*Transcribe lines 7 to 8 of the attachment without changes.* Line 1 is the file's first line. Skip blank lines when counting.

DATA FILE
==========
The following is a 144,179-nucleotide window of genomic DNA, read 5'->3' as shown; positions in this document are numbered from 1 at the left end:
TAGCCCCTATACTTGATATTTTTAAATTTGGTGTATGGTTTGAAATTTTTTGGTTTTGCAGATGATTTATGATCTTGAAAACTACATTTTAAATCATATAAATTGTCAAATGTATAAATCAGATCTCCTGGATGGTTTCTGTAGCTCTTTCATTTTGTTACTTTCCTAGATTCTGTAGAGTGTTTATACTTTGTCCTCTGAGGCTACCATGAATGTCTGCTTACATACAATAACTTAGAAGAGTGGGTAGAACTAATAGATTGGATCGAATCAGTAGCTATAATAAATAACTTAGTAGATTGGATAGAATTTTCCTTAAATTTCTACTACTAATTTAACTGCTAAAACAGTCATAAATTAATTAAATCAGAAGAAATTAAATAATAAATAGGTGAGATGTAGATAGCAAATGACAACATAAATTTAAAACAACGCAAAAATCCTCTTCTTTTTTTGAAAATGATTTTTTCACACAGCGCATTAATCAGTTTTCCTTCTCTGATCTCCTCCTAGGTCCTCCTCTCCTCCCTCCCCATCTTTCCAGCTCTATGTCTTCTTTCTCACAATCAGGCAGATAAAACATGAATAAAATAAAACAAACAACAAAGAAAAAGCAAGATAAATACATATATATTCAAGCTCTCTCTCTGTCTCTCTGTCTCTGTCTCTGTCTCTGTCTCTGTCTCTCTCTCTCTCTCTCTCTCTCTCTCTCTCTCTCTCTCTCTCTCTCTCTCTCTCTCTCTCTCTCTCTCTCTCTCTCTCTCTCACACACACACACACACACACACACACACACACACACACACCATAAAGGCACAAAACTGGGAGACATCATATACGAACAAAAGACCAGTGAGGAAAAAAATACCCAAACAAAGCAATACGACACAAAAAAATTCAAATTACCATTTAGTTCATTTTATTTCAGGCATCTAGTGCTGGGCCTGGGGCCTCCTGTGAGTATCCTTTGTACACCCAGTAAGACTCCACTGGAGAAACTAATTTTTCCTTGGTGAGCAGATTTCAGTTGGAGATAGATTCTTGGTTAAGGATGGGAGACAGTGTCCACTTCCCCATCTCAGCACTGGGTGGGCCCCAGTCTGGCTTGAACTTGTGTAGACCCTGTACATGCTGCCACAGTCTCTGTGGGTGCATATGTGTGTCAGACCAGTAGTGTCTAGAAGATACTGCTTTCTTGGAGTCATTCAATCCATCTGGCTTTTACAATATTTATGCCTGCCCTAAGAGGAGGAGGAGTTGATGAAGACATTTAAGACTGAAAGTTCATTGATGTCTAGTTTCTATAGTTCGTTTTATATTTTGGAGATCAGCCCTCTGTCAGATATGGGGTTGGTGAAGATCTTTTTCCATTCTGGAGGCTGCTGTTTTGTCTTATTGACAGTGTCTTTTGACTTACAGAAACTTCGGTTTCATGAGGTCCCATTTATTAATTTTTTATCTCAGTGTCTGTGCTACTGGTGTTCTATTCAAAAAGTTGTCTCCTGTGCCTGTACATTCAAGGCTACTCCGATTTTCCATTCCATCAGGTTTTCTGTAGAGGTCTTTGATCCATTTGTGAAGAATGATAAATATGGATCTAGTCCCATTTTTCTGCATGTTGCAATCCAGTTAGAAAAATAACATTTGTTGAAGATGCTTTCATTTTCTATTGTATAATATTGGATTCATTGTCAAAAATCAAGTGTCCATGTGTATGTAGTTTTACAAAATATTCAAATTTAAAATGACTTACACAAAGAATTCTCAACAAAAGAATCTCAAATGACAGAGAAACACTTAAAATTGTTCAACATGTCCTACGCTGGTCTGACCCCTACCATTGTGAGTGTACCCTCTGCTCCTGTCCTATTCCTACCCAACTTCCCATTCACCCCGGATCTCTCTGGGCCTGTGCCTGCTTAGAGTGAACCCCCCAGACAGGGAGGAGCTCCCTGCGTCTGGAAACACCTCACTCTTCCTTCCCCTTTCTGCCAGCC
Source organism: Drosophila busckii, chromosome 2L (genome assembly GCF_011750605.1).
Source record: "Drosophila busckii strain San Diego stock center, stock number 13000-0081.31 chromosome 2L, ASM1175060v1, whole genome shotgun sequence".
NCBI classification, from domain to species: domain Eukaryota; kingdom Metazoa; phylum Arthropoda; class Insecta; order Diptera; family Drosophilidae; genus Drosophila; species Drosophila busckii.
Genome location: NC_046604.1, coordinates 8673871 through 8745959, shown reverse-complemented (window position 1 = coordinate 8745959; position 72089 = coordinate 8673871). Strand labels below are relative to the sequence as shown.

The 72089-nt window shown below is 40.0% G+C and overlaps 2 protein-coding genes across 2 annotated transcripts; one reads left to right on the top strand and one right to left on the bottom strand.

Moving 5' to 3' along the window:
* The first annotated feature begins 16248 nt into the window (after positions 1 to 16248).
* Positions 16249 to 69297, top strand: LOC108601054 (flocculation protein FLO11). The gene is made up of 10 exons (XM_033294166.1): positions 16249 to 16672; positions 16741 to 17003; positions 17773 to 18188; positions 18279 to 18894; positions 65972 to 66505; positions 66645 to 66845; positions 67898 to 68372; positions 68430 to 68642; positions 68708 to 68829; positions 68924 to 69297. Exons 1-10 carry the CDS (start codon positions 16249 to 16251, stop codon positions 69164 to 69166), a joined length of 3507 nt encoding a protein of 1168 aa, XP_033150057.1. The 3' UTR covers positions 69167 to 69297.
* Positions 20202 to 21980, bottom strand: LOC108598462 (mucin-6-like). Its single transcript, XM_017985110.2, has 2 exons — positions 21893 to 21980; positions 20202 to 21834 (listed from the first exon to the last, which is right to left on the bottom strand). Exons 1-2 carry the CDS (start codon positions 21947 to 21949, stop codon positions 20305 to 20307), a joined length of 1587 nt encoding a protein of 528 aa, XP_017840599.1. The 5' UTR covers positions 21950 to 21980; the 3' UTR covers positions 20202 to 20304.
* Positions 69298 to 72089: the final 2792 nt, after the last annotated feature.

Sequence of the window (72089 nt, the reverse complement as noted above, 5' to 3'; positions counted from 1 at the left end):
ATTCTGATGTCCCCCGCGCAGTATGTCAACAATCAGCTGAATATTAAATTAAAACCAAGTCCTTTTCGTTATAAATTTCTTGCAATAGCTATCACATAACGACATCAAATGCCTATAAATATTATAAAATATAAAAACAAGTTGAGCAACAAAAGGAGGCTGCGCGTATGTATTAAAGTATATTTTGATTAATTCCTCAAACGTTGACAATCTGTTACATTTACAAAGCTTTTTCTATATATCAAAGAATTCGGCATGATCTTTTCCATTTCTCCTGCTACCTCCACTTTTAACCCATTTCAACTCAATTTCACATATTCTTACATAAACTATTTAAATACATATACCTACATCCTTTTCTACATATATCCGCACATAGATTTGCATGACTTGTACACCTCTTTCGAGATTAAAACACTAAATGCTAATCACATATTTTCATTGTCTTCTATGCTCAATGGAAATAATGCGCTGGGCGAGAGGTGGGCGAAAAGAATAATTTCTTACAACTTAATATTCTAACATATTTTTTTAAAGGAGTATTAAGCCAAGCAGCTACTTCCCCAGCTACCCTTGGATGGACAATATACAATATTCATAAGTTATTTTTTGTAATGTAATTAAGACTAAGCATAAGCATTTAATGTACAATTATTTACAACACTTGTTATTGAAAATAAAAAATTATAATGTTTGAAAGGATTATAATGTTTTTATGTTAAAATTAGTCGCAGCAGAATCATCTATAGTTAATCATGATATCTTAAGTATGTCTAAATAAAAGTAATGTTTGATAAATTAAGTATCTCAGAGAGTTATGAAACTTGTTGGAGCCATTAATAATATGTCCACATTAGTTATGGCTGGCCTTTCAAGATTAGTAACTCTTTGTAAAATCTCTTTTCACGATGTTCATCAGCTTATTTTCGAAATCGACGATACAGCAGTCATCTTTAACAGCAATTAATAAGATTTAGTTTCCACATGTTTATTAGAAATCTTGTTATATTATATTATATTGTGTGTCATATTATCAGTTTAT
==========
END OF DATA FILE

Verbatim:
The 72089-nt window shown below is 40.0% G+C and overlaps 2 protein-coding genes across 2 annotated transcripts; one reads left to right on the top strand and one right to left on the bottom strand.

Moving 5' to 3' along the window: